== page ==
How Effective Are the Treatment Options for Children with ADHD?
Health experts estimate that ADHD affects between 6 and 16 percent of children in the U.S. — that's at least 5 million kids ages 4 to 17 years. More than 2.5 times as many boys have a diagnosis of ADHD as girls, and children from lower income families are at nearly double the risk than those from higher income households. The following is a guide to help parents understand ADHD treatment options for children preschool-age and up, based on CEPAC's review of treatment options outlined in the Agency for Healthcare Research and Quality's (AHRQ's) ADHD report. Also check out these 6 action steps for parents of children with ADHD.
CEPAC's Stance on Parent-Behavior Training:
- Parent-behavior training is effective in improving the outcomes of preschoolers (children ages 4 and 5) with ADHD and is an appropriate first-line treatment for most preschoolers. (Medications may still be appropriate as a first-line therapy for preschoolers with severe symptoms or certain psychological conditions.)
- For children over age 6 with ADHD, there is not enough evidence to indicate parent-behavior training is beneficial in the long-term.
While other FDA-approved medications are available, the ones that were evaluated in the AHRQ's report include methylphenidate (such as Ritalin®), dextroamphetamine (such as Dexedrine®), and mixed amphetamine salts (such as Aderall®).
CEPAC's Stance on Medication:
- Taking methylphenidate (such as Ritalin®) can be as good or better than usual care (taking no medications or treatment steps to manage ADHD) for preschoolers, and better than usual care for children over age 6.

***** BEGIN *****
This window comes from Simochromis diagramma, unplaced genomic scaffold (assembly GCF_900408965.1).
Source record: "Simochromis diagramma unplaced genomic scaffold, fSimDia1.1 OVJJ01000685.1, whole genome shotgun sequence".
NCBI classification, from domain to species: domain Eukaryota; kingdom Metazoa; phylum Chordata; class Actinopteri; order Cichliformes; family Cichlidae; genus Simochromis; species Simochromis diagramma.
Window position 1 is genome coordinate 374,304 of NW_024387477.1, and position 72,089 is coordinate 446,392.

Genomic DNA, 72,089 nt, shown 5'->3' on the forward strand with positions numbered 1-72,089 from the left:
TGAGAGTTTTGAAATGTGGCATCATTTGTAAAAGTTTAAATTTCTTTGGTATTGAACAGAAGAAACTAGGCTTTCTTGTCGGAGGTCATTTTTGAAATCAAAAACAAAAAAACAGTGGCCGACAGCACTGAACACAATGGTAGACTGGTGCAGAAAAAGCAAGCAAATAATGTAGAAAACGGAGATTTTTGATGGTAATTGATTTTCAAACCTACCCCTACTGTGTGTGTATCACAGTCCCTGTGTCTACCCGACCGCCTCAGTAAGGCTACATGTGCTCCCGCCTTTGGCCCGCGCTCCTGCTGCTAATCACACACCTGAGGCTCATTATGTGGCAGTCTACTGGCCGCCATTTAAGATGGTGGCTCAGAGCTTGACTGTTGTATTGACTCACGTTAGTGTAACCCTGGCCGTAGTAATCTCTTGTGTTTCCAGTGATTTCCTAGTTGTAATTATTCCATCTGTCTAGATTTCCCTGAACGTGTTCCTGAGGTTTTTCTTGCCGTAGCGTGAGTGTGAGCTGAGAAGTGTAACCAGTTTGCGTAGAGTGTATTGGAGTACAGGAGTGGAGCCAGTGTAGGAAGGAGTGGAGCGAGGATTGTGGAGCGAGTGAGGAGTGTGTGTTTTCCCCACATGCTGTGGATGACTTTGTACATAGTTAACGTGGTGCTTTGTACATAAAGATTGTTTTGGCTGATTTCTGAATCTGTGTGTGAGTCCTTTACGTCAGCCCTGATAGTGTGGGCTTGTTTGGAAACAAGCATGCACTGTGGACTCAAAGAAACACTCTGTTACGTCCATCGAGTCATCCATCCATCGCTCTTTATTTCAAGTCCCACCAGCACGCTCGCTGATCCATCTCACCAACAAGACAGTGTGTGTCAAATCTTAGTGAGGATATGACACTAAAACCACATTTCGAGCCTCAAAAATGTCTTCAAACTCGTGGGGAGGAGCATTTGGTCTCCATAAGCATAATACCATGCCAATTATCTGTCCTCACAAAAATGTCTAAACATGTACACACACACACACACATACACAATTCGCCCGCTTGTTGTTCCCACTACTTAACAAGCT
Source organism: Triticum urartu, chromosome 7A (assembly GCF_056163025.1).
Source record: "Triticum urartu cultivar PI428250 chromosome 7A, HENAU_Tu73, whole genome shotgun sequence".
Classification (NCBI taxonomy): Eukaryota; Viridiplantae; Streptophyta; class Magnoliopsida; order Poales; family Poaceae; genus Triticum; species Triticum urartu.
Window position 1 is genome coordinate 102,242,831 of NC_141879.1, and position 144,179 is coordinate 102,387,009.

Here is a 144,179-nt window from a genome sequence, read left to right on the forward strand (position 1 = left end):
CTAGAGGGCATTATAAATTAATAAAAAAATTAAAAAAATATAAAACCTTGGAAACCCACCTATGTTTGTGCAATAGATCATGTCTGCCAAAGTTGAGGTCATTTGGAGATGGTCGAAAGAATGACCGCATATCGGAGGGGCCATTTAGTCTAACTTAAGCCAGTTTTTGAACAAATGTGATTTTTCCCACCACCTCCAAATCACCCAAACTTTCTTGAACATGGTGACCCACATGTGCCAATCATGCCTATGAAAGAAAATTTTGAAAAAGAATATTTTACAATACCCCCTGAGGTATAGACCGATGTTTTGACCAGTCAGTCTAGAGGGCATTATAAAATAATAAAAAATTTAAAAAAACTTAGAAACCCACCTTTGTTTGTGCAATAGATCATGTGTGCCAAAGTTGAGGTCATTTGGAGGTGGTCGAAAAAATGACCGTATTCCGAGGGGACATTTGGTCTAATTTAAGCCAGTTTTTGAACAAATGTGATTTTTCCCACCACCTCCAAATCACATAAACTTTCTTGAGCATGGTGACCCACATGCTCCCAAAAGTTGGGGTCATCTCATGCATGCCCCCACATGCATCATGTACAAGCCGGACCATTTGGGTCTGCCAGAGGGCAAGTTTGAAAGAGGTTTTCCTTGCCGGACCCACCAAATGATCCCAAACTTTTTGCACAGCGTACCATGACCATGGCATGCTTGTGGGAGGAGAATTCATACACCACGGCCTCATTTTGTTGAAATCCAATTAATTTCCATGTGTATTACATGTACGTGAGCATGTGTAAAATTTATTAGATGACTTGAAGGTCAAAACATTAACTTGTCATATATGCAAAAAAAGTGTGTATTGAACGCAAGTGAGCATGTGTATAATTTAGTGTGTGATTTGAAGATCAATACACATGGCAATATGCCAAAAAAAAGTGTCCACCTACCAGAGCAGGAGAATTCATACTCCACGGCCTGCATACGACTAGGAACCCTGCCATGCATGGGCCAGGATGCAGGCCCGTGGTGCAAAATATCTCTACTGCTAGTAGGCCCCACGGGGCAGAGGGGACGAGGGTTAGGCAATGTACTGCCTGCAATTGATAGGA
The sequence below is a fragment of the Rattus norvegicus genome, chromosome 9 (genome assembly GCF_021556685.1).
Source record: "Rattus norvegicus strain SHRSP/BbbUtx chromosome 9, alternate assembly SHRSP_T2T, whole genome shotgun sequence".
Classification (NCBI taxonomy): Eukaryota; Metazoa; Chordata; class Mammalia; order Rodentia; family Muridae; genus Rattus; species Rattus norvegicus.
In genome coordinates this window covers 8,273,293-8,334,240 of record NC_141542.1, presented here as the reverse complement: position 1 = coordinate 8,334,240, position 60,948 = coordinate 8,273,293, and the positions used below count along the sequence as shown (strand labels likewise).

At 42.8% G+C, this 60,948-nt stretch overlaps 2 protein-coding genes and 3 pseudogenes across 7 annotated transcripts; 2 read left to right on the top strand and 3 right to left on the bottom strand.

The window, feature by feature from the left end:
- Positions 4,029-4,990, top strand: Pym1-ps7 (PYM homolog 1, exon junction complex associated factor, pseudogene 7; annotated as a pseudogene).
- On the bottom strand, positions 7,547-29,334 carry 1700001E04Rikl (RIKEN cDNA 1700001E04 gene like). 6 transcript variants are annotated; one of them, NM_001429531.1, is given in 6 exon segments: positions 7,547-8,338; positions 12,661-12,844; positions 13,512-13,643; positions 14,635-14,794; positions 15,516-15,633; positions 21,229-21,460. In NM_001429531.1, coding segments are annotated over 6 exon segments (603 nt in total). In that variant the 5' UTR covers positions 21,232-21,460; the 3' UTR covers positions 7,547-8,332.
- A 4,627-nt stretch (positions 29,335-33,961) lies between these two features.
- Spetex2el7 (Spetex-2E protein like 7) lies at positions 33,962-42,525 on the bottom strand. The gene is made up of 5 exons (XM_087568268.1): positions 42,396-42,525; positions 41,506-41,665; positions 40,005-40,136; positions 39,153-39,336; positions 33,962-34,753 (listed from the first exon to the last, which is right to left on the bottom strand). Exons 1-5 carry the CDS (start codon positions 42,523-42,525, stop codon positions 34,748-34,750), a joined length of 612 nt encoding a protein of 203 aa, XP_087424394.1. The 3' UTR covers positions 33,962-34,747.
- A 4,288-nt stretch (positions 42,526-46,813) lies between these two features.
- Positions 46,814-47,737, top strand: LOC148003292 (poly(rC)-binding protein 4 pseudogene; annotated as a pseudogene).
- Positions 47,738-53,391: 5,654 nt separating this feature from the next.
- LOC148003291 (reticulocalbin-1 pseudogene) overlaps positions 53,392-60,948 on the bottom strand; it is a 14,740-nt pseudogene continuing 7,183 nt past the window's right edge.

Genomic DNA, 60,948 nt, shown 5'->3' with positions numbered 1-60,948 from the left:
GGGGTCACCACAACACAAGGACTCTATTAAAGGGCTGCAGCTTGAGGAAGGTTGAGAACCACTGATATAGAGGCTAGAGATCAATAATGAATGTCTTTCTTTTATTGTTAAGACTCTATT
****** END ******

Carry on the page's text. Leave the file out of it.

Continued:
- For children over age 6 with ADHD, other medications may be as effective as methylphenidate, particularly in the cases of certain symptoms or issues (such as tics). However, other medications have comparatively lower long-term effectiveness than methylphenidate.
CEPAC's Stance on Combined Therapy:
- For children under age 6, there is not enough long-term evidence to indicate that combined therapy is as good as or better than medication alone.
- For children over age 6, combined therapy is better than medication alone.
Specialized classroom environments may have teachers and aides specifically trained and supervised by child psychologists, using behavioral techniques and unique treatment curriculums. Use of communication tools, such as daily school behavior report cards, facilitates communication about behavior trends in children. Positive reinforcement, peer-tutoring, and organizational skills training are other school-based approaches for children with ADHD.
CEPAC's Stance on School-Based Approaches:
- School-based interventions are an especially important component of ADHD treatment, as they may provide the only access to behavioral/psychosocial interventions for children from low-income households and/or rural areas.